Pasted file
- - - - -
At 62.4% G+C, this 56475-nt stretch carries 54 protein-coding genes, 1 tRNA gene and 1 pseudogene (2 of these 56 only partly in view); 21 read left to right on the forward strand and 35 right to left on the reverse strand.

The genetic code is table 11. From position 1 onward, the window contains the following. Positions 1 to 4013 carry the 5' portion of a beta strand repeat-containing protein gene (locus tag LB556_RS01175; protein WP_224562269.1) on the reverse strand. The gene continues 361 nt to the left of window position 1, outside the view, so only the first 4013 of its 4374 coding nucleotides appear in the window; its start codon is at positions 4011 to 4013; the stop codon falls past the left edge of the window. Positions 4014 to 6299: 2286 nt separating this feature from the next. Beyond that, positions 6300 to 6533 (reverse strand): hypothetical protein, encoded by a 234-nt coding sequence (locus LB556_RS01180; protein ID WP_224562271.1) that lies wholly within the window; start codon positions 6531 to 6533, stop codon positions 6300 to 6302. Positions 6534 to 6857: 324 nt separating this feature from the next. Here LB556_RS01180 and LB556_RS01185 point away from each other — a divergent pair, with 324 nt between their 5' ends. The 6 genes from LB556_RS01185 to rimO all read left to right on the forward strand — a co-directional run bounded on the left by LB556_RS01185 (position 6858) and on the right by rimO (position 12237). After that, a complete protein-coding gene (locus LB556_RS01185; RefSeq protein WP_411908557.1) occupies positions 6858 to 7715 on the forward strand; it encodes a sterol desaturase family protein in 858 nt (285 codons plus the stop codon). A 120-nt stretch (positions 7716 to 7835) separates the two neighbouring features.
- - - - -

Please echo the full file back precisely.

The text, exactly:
At 62.4% G+C, this 56475-nt stretch carries 54 protein-coding genes, 1 tRNA gene and 1 pseudogene (2 of these 56 only partly in view); 21 read left to right on the forward strand and 35 right to left on the reverse strand.

The genetic code is table 11. From position 1 onward, the window contains the following. Positions 1 to 4013 carry the 5' portion of a beta strand repeat-containing protein gene (locus tag LB556_RS01175; protein WP_224562269.1) on the reverse strand. The gene continues 361 nt to the left of window position 1, outside the view, so only the first 4013 of its 4374 coding nucleotides appear in the window; its start codon is at positions 4011 to 4013; the stop codon falls past the left edge of the window. Positions 4014 to 6299: 2286 nt separating this feature from the next. Beyond that, positions 6300 to 6533 (reverse strand): hypothetical protein, encoded by a 234-nt coding sequence (locus LB556_RS01180; protein ID WP_224562271.1) that lies wholly within the window; start codon positions 6531 to 6533, stop codon positions 6300 to 6302. Positions 6534 to 6857: 324 nt separating this feature from the next. Here LB556_RS01180 and LB556_RS01185 point away from each other — a divergent pair, with 324 nt between their 5' ends. The 6 genes from LB556_RS01185 to rimO all read left to right on the forward strand — a co-directional run bounded on the left by LB556_RS01185 (position 6858) and on the right by rimO (position 12237). After that, a complete protein-coding gene (locus LB556_RS01185; RefSeq protein WP_411908557.1) occupies positions 6858 to 7715 on the forward strand; it encodes a sterol desaturase family protein in 858 nt (285 codons plus the stop codon). A 120-nt stretch (positions 7716 to 7835) separates the two neighbouring features.